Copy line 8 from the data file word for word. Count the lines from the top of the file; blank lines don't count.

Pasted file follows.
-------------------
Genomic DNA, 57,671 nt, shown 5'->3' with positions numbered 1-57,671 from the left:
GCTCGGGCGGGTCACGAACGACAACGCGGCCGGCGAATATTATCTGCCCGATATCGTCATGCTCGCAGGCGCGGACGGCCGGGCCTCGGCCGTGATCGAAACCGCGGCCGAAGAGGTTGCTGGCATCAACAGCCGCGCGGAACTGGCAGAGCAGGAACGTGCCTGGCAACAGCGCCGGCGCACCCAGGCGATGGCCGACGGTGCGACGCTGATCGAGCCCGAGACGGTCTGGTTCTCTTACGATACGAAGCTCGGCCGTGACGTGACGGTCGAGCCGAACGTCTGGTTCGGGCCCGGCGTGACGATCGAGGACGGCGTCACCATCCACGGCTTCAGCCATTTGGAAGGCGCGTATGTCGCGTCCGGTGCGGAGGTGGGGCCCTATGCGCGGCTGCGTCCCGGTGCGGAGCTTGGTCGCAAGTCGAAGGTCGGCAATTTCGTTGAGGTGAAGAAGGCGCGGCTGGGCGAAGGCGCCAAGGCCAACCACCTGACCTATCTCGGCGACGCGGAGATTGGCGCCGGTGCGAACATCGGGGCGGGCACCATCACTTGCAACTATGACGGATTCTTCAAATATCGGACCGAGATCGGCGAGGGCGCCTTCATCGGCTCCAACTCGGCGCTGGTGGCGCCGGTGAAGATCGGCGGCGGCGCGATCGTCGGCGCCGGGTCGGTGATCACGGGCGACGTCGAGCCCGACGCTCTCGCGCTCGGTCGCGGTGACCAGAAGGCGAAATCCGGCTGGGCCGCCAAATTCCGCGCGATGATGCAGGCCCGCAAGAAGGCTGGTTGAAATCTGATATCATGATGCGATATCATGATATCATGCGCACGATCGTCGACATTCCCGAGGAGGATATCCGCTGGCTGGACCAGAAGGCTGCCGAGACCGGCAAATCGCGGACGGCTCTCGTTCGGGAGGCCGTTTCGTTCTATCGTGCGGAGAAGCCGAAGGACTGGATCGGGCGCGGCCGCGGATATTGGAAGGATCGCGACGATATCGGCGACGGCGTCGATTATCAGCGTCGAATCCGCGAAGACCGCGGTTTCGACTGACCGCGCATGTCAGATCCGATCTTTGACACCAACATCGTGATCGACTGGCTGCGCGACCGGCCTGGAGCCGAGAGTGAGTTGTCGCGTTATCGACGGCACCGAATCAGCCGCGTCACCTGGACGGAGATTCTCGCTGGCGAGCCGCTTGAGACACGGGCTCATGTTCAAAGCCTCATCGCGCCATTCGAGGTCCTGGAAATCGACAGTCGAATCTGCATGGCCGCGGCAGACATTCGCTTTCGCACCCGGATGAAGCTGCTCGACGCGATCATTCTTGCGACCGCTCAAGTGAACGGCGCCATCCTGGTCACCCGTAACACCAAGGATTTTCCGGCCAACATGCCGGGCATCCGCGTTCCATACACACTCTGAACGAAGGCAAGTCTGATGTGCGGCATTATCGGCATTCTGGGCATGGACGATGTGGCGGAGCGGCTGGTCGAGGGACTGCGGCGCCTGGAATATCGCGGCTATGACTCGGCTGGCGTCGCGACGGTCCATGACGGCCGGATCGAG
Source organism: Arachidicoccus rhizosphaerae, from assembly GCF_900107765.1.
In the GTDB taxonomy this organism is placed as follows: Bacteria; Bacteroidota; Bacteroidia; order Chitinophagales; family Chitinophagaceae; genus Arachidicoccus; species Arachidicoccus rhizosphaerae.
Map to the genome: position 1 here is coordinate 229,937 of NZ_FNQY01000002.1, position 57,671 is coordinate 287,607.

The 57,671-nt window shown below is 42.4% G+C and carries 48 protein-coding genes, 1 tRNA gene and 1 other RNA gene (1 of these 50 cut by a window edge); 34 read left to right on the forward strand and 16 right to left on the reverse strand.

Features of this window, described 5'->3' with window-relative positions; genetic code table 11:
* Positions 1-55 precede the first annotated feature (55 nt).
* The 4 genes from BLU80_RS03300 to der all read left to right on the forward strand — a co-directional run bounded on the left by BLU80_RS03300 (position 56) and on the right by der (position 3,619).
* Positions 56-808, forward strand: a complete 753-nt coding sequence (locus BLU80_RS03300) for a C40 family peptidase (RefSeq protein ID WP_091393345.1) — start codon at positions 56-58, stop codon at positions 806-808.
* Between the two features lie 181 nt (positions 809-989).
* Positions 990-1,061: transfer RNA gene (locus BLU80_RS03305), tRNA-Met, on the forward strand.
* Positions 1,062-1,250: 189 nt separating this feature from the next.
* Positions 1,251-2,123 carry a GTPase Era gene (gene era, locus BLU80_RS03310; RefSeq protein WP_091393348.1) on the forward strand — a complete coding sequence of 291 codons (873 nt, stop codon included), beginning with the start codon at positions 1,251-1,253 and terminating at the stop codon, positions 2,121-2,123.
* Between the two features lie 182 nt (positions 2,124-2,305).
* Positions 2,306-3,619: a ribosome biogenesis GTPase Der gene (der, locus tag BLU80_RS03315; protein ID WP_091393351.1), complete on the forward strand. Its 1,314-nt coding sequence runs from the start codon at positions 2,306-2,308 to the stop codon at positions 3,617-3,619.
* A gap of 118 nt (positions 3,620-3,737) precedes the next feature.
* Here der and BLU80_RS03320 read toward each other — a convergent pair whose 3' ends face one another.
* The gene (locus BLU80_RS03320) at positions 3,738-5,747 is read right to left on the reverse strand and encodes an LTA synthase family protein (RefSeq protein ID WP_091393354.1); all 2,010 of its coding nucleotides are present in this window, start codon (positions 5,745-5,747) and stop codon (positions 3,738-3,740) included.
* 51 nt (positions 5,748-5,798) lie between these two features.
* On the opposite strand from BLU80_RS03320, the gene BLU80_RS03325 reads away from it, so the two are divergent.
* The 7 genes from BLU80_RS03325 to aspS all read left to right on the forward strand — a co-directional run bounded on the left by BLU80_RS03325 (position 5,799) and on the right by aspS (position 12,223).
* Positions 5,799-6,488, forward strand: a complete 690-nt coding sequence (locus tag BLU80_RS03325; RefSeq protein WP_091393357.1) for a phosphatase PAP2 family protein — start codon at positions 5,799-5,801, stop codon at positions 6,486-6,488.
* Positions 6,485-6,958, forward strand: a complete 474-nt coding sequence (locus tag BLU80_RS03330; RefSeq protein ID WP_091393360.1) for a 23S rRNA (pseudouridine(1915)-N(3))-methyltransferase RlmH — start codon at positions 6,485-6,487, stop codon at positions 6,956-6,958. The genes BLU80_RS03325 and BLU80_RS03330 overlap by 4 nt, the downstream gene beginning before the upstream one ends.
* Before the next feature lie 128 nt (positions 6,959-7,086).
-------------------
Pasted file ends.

* Positions 1-55 precede the first annotated feature (55 nt).